Last month, the American Association for the Study of Liver Diseases (AASLD) annual meeting (The Liver Meeting®) took place, convening nearly 10,000 physicians, surgeons, researchers, allied health professionals and advocates from around the world to discuss the natural history, prevention, and cure of liver diseases. With the availability of new all-oral, direct-acting agents (DAAs), there was a major focus on advances in the management and cure of chronic hepatitis C virus (HCV) infection at The Liver Meeting®.
The improved, second generation DAA treatment regimens, which do not require interferon (IFN) or ribavirin (RBV) as part of the therapy have the potential to dramatically shift the treatment paradigm for HCV, and improve outcomes in patients who were previously difficult to treat. Clinical study of these newer agents suggests the potential to cure nearly all infected individuals with shorter, more tolerable, and IFN-free regimens in contrast to previous regimens with IFN/RBV and the first-generation DAAs.
The combination of the U.S. Centers for Disease Control and Prevention (CDC) guidelines for one-time HCV screening for all “baby boomer” adults (born between 1945 and 1965), the expanded access to health care provided by the Affordable Care Act (ACA), the emergence of improved, second generation DAAs, and the aging of Americans who are chronically infected with HCV, is creating both unique opportunities and complex challenges in managing HCV in the U.S. as an increasing proportion of patients with HCV are diagnosed and may be candidates for these more efficacious treatments. An evolving issue of great importance is understanding which patients should be considered for immediate antiviral treatment, a topic covered by a number of investigators at the Liver Meeting®.
- Most patients meet the AASLD/Infectious Disease Society of America (IDSA) high or highest HCV treatment need criteria: Using data from the long-term Chronic Hepatitis Cohort Study (CHeCS) , researchers at the CDC determined that at least two-thirds of individuals chronically infected with HCV may meet the recently released criteria for those with “high” or “highest” need for treatment based on severity of liver disease and other co-morbid conditions. (Xu, et al. Abstract #LB-29 )
- Many patients eligible for IFN-free treatment lacked medical coverage: An analysis of National Health and Nutrition Examination Survey (NHANES) data from 2005-2012 showed that nearly all (95.1%-97.7%) patients are eligible for IFN-free, RBV-free treatment, a significant increase compared to the 66.6%-74.1% eligibility for IFN-based treatments. Despite high clinical eligibility for treatment, only approximately two-thirds of patients were both eligible for IFN-free treatment and have access to medical coverage, highlighting insurance access* as an important barrier to address in ensuring treatment for as many individuals as possible. (Younossi, et el. Abstract #1575 )
* With the outreach and enrollment efforts through the Affordable Care Act that began in 2013, after the study period, the rates of access to medical coverage are likely to change.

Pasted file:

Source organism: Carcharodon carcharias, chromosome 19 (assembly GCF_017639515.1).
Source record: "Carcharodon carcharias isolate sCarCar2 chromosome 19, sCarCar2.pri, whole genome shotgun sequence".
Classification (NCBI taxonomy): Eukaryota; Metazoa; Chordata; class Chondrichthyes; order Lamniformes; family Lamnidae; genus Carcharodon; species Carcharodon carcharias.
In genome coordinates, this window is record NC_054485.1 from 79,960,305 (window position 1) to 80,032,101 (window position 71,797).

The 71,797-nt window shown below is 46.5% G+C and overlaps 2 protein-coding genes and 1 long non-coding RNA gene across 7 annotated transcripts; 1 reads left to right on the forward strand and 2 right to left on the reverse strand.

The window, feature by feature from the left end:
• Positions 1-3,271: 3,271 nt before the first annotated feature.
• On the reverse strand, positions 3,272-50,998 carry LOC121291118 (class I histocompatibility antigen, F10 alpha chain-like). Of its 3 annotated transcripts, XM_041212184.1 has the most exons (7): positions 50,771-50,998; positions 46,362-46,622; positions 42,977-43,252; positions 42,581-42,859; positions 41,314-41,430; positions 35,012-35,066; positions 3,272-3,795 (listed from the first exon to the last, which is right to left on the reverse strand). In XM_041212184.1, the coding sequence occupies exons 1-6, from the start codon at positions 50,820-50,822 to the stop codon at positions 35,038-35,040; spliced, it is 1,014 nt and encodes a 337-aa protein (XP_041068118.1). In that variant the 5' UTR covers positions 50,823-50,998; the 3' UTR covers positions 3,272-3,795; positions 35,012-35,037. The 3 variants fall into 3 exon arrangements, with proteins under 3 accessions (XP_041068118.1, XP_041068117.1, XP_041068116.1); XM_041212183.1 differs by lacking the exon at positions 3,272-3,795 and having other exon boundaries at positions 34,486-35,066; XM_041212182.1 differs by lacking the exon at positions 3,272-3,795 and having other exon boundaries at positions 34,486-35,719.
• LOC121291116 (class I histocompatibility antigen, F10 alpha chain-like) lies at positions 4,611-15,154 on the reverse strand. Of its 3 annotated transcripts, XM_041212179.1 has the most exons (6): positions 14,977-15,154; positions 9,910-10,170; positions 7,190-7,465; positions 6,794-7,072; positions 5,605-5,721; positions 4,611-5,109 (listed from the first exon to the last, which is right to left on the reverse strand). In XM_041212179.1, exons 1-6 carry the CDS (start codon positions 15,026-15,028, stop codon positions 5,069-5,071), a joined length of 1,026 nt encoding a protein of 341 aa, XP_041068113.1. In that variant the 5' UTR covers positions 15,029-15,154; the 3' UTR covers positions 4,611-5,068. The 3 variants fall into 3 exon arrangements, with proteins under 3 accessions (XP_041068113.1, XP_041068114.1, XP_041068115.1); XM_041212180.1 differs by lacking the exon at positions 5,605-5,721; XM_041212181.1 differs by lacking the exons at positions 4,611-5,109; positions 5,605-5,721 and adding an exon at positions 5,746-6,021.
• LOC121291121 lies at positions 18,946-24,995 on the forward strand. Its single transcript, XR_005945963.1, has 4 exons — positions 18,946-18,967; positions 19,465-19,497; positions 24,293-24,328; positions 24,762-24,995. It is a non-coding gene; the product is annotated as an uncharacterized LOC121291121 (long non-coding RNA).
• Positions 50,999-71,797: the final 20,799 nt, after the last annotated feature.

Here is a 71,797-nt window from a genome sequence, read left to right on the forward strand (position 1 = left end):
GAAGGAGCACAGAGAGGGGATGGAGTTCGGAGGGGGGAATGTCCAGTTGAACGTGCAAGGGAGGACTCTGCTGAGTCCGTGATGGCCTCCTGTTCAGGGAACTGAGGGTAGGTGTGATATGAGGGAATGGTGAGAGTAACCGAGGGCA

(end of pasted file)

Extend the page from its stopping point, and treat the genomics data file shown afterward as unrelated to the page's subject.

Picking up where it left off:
Several studies presented at AASLD investigated the impact of treatment beyond the cost of the medications themselves to more fully understand the health economics of these agents. These included:
- Managed care costs savings can be achieved within 10 years: Effective treatment of HCV and halting disease progression can result in relatively near-term cost savings to managed care plans. Less expensive ($50,000) therapy achieves costs savings if 30% of costs are avoided for at least 6 years, while 50% of costs need to be avoided for 10 years for a $150,000 treatment. (Wan, et al. Abstract #1439 )
- Earlier HCV treatment may reduce Medicare and managed care costs. Between 2010 and 2024, over 1 million individuals with chronic HCV will enter into Medicare. While Medicare coverage provides an opportunity to maintain patients in HCV care, approximately 1/4 of those are likely to have advanced liver disease (cirrhosis, decompensation, hepatocellular carcinoma (HCC)) at entry, greater healthcare costs, and more complicated clinical outcomes. (Rein, et al. Abstract #73 )
Other data presented at AASLD underscores the importance of curing chronic HCV infection as an approach to improving health outcomes.
- HCV seropositivity is associated with twice the hospitalization rate for any reason compared with those uninfected, suggesting benefits for HCV treatment beyond addressing liver-related conditions. (Teshale, et al. Abstract #1569 )
- Treatment of patients with mild to moderate fibrosis results in improved outcomes versus delaying until advanced stages. Initiating treatment with ledipasvir/sofosbuvir before stage F3/F4 liver fibrosis/cirrhosis is estimated to dramatically reduce downstream sequelae (decompensation, HCC, transplantation) by up to 90%. (Ahmed, et al. Abstract #1751 )
The coming years will provide continued opportunities and challenges. As Dr. Michael Fried, Director of Hepatology at the University of North Carolina at Chapel Hill, noted in the Hepatitis Debrief presentation on the final day of the conference, the field has succeeded in designing highly effective drugs for chronic HCV infection; thus, the next challenge is ensuring appropriate access for those in need of care and addressing the cost barriers associated with these very expensive new agents.
Meeting abstracts from this year’s AASLD annual meeting, held November 7-11, 2014 in Boston, MA, are available online for download .